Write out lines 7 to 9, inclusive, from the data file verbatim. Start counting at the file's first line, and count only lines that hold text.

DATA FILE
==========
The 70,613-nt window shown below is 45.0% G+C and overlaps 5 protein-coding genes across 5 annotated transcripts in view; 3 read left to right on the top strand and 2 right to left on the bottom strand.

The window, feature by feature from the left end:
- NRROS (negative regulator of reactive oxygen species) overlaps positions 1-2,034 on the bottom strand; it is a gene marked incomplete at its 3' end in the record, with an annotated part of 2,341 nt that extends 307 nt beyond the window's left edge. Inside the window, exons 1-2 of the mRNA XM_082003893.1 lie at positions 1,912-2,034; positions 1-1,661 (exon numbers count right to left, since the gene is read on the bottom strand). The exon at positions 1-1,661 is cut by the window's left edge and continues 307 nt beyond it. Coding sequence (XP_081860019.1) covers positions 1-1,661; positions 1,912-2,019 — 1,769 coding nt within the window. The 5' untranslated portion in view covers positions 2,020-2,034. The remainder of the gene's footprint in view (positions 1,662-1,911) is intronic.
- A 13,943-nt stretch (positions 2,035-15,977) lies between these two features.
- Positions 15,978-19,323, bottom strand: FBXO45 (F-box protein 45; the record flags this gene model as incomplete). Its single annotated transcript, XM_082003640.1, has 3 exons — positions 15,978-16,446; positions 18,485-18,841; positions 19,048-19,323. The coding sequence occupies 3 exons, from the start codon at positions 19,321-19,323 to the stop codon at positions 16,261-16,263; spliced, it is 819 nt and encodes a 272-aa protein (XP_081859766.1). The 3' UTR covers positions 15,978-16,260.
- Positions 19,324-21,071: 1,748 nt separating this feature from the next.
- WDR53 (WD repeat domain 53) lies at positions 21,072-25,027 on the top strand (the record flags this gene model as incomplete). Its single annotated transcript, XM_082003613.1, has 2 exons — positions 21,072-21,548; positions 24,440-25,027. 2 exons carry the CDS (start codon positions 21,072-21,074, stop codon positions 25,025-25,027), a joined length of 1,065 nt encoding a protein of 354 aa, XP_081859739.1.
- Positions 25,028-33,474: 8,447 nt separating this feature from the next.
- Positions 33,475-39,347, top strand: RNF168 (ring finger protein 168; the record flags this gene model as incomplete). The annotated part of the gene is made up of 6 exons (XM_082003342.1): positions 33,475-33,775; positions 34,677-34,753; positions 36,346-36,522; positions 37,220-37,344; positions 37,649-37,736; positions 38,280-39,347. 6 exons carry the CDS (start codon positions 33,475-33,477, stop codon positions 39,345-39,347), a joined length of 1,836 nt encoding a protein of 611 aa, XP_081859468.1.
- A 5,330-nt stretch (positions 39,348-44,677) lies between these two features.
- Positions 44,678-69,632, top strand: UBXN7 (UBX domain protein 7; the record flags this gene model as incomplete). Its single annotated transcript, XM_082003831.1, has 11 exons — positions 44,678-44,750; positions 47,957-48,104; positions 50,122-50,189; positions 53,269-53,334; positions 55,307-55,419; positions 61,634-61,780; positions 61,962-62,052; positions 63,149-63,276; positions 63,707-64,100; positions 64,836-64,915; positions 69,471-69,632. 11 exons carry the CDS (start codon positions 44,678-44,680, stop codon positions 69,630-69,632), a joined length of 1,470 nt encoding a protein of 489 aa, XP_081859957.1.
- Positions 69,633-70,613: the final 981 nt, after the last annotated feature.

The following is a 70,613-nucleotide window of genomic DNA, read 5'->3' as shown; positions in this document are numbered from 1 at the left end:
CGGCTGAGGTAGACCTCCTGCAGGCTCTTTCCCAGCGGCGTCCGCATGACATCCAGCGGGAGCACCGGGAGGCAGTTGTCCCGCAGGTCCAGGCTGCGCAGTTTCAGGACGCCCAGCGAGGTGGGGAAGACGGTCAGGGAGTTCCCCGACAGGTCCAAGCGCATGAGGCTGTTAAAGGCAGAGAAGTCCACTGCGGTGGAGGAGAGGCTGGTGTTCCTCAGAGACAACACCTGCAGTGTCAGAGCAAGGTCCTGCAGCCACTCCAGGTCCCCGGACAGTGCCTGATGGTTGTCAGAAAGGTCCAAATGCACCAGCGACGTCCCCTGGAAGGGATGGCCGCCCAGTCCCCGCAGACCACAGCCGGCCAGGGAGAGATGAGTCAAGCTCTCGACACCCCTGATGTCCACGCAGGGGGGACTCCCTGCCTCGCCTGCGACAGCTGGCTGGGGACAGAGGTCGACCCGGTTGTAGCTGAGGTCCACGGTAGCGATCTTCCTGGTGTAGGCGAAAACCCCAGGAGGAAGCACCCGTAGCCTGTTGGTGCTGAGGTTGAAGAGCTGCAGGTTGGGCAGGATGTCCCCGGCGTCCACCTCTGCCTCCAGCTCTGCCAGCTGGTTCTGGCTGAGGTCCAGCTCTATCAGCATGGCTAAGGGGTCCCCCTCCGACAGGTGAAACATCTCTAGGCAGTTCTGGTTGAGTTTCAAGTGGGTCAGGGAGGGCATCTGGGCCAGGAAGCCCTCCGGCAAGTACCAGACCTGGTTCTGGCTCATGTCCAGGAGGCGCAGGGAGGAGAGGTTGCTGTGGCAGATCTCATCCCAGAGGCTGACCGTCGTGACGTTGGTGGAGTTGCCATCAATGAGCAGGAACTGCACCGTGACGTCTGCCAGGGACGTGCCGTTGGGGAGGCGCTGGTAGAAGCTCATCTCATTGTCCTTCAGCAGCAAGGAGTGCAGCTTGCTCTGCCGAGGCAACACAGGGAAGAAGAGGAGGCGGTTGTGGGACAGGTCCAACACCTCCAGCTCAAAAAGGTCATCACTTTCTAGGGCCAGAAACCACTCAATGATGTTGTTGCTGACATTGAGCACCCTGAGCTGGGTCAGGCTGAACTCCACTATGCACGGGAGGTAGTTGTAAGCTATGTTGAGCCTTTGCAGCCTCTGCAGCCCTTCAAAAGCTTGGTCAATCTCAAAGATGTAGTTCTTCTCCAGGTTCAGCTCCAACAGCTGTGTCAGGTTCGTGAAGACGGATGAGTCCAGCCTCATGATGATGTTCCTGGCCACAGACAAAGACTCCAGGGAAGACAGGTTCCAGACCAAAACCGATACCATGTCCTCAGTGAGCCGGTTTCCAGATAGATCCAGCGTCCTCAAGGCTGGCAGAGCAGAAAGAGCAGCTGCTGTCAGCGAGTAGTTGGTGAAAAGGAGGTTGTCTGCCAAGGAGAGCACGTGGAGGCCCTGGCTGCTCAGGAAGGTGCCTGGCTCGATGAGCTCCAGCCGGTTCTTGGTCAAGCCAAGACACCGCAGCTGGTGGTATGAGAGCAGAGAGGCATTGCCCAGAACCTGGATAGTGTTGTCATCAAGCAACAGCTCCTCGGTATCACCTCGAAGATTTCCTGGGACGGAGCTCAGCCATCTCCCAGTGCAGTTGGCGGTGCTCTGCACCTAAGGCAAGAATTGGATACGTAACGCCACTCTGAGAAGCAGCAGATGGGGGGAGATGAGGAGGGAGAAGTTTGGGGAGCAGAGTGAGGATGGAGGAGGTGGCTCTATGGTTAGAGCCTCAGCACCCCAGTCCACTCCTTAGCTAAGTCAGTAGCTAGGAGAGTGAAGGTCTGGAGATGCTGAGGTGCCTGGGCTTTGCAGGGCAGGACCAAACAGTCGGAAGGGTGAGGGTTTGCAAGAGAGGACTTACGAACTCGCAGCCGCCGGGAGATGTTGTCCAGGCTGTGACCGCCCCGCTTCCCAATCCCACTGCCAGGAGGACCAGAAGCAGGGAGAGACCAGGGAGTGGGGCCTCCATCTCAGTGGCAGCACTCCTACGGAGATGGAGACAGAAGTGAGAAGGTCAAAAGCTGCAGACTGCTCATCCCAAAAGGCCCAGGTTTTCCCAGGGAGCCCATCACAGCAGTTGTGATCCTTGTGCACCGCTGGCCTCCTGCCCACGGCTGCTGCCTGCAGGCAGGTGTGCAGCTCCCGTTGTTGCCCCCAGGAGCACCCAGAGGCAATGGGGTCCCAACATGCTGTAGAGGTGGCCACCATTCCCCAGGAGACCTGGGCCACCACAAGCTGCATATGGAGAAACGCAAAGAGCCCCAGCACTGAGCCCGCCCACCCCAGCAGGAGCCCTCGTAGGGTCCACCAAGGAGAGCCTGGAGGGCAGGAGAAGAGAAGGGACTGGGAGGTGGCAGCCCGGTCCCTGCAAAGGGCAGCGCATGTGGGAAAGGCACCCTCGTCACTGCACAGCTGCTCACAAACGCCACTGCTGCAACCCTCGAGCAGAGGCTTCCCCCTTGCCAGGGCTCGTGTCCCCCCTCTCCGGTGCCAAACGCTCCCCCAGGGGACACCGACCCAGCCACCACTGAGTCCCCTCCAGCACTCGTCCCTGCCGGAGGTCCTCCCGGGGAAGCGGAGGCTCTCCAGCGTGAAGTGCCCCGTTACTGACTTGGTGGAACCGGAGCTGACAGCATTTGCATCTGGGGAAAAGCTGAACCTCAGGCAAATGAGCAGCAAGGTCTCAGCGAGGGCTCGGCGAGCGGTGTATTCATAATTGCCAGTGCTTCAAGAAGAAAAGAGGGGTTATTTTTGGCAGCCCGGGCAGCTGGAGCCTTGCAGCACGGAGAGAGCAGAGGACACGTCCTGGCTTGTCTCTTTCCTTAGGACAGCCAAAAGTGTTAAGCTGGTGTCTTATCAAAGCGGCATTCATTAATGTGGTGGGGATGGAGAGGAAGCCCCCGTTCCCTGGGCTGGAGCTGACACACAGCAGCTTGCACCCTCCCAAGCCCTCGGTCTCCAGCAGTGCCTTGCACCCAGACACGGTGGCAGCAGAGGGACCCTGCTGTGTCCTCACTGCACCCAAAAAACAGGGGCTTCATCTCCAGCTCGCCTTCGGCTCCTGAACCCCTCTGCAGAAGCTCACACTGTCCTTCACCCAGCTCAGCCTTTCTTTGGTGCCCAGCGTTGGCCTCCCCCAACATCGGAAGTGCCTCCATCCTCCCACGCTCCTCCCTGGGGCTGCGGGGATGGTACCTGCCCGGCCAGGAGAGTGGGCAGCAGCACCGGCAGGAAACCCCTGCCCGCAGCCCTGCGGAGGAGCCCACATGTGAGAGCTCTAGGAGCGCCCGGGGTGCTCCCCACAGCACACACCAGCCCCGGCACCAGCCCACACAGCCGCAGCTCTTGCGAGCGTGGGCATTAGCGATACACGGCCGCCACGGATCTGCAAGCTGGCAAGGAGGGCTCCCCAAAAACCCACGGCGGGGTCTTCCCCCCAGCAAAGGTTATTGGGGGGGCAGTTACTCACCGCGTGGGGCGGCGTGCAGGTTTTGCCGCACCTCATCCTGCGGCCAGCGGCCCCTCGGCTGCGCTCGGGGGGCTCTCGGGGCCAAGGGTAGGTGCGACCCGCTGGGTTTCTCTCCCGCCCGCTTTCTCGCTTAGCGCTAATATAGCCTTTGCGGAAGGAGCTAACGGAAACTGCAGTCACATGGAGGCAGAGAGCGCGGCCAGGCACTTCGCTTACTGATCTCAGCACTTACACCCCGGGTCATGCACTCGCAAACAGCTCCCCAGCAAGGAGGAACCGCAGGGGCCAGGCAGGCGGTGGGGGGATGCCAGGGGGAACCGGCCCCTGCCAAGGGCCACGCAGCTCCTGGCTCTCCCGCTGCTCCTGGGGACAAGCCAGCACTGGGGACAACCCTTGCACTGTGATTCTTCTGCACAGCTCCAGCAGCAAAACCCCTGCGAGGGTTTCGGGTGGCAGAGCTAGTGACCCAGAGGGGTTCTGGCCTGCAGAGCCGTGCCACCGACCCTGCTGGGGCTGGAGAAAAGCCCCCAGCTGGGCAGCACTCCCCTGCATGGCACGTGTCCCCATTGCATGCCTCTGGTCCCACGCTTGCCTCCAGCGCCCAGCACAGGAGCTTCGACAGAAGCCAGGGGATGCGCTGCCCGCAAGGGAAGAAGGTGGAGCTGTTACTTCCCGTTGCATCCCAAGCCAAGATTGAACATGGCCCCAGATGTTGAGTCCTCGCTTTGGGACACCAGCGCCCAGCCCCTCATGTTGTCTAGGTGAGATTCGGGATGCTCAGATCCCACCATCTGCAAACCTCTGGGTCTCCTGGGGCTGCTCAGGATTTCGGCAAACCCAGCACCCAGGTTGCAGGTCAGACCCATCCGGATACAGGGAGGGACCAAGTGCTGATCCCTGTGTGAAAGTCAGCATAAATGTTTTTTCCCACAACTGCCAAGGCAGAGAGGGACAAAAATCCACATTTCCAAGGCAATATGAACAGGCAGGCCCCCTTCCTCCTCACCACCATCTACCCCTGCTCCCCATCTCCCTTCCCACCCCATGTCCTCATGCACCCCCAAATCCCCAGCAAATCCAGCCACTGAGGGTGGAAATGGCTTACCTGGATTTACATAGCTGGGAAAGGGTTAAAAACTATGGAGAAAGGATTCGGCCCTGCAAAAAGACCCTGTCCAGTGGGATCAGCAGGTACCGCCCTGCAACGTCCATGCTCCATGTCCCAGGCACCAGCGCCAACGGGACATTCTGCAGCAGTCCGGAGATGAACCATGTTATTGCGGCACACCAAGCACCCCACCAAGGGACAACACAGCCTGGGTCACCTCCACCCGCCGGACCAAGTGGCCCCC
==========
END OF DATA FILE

- WDR53 (WD repeat domain 53) lies at positions 21,072-25,027 on the top strand (the record flags this gene model as incomplete). Its single annotated transcript, XM_082003613.1, has 2 exons — positions 21,072-21,548; positions 24,440-25,027. 2 exons carry the CDS (start codon positions 21,072-21,074, stop codon positions 25,025-25,027), a joined length of 1,065 nt encoding a protein of 354 aa, XP_081859739.1.
- Positions 25,028-33,474: 8,447 nt separating this feature from the next.
- Positions 33,475-39,347, top strand: RNF168 (ring finger protein 168; the record flags this gene model as incomplete). The annotated part of the gene is made up of 6 exons (XM_082003342.1): positions 33,475-33,775; positions 34,677-34,753; positions 36,346-36,522; positions 37,220-37,344; positions 37,649-37,736; positions 38,280-39,347. 6 exons carry the CDS (start codon positions 33,475-33,477, stop codon positions 39,345-39,347), a joined length of 1,836 nt encoding a protein of 611 aa, XP_081859468.1.